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10 Tips to get rid of writer’s block

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With midterm season in full force, the demand for content heavy essays has never been higher. Unfortunately this also means that many students will suffer from writer’s block and procrastination. Here are 10 tips to help defeat that monster that prevents you from finishing your paper.

License Some rights reserved by Elvert Barnes

License Some rights reserved by Elvert Barnes

Plan what you are going to write about.

Plan generic topics that you wish to cover. This will help break apart your content so you can focus on multiple questions and your objectives.

Write what you’re thinking.

Stop worrying about concrete content that sounds formal. Odds are, the more formal your content is, the less interested your readers will be. Write the first thing that comes to your head and edit the content later.

Play music you don’t know.

Playing music you know the words to is distracting. Instead of playing your favorite playlists, search for music that you don’t listen to. If you only like one genre or artist, look up remixes or cover songs. This strategy will help you get out of your comfort zone.

Stop writing. Do something else.

Often times when I am having issues with writing, I separate myself from the project completely. This doesn’t mean I’ll start browsing social media to see what my friends are doing. A great way to separate yourself completely is to go shopping or run some errands. Once you’ve stopped thinking about something for a while, you’ll be able to think differently about your subject.

Work on multiple projects.

Multitasking may sound dangerous, and some think it’s distracting, but it could help. As long as you are staying efficient, multitasking can actually benefit you. This strategy can also help you separate yourself from the project. This doesn’t mean you should watch your favorite TV show or be talking to your friend as you’re writing. Focus on multiple things you need to be doing versus focusing on things you would like to be doing.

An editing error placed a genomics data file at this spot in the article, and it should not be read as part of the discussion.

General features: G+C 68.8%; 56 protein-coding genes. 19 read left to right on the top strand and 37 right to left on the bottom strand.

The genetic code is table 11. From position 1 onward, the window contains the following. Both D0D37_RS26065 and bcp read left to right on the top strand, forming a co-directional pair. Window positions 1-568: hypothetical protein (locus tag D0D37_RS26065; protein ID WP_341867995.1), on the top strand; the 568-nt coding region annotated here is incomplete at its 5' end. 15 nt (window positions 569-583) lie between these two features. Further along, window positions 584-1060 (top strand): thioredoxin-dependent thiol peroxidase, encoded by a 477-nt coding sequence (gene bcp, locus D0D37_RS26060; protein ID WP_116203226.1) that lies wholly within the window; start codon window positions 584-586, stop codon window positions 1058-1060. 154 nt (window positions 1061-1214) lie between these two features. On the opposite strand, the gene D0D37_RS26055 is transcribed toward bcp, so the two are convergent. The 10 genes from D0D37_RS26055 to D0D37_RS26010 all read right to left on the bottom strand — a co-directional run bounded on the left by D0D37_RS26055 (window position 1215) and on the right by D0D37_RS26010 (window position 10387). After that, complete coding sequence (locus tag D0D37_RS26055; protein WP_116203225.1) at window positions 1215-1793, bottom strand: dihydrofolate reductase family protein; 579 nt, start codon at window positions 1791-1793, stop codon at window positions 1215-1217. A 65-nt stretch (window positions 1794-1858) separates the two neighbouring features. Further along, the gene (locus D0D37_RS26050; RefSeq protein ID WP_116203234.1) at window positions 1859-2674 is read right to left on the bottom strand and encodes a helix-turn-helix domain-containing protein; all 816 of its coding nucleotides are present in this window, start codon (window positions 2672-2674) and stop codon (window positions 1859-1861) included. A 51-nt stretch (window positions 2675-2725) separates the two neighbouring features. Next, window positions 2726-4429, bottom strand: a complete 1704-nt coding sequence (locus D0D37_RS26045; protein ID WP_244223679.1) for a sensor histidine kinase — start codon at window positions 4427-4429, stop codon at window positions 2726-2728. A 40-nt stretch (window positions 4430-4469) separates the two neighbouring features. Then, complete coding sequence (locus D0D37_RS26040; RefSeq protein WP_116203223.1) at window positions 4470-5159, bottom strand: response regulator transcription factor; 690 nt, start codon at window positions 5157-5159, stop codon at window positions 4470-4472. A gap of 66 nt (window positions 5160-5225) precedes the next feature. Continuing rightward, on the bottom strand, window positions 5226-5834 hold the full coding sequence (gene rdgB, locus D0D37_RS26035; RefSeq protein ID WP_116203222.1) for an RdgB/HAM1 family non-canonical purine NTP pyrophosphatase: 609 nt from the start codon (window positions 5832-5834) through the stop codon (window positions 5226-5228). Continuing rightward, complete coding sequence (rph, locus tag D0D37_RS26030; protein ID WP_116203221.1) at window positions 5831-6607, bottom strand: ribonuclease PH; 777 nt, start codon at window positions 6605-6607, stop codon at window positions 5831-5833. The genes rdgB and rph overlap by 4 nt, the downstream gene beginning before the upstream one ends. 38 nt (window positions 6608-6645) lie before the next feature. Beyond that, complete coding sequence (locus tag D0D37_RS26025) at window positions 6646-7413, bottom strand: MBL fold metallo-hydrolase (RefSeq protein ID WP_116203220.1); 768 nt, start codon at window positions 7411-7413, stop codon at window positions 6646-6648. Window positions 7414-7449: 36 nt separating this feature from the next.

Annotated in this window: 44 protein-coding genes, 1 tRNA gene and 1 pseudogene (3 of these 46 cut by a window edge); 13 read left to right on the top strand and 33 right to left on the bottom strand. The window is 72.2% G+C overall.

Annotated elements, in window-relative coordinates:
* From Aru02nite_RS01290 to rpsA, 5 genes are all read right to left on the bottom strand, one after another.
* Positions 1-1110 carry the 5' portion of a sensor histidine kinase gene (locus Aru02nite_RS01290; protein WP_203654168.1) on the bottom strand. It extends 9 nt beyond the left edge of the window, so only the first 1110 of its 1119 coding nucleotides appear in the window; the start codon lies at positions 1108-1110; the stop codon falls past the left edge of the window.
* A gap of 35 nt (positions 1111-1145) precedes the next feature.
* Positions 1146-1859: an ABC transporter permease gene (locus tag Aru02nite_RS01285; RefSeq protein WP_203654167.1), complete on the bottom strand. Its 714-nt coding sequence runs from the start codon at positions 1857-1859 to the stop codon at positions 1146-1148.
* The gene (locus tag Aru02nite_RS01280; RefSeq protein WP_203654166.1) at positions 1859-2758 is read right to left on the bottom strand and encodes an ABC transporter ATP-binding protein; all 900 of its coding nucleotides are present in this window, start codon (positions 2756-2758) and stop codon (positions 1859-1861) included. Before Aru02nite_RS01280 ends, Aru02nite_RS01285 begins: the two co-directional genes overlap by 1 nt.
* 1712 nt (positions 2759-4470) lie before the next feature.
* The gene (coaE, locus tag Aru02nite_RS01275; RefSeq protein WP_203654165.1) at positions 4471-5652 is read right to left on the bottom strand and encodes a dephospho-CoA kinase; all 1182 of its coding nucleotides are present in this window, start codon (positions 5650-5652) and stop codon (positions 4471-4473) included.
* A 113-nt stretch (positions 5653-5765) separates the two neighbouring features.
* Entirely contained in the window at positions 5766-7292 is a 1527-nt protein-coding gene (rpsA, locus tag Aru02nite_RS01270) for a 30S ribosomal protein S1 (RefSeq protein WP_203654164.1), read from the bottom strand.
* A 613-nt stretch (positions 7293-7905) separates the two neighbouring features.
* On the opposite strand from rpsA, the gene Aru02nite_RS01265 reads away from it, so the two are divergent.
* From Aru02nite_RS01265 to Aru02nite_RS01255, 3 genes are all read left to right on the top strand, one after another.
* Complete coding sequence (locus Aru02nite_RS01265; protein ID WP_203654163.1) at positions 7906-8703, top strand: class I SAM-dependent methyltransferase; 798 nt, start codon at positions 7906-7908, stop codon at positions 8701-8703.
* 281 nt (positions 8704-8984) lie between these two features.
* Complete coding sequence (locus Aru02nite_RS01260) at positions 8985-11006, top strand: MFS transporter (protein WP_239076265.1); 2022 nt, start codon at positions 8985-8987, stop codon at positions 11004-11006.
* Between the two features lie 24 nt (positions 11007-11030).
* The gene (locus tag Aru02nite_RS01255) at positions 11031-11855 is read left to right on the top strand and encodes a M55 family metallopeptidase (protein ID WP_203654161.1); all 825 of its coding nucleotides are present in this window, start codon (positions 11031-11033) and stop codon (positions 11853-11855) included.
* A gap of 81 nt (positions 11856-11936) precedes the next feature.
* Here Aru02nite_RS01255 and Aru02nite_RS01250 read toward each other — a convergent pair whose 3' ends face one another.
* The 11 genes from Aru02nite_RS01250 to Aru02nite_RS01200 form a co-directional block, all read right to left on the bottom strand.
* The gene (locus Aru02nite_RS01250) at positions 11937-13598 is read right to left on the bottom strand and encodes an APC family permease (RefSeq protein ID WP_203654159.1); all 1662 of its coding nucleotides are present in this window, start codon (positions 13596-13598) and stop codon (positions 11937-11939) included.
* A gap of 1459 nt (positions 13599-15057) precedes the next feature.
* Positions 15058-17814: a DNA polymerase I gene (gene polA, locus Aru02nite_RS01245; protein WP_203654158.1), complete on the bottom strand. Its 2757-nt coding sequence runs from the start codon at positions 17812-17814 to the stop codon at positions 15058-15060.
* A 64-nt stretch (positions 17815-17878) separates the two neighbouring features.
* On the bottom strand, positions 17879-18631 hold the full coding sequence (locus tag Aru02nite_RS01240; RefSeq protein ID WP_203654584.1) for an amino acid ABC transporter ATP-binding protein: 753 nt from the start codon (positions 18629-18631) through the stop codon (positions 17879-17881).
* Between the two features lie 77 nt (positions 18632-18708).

Write out of order.

Start writing in the middle of your paper. Thinking about your introduction could end up being the hardest part.

Break it down into smaller projects.

Think about each paragraph or topic as a separate project. This will help you feel like you’ve accomplished more during your writing process versus always feeling overwhelmed.

Write in a different place.

Try writing in a coffee shop, on the 3rd floor of the University Union, in a bookstore. Anything to help separate you from your comfort zone will help you focus.

Stop writing for your audience. Write for you, then revise.

Stop focusing on the fancy wording. No need to spend 30 minutes using a thesaurus. Keep it simple and keep it short. Most readers will be able to tell if you’re fluffing up your content.

Steal ideas, not words.

Some of the most creative ideas and content comes from ideas that are already previously written. This doesn’t mean you should copy content from others, but use them as a guide. This strategy can help you think of creative metaphors to use or introduce other ways to explain things.

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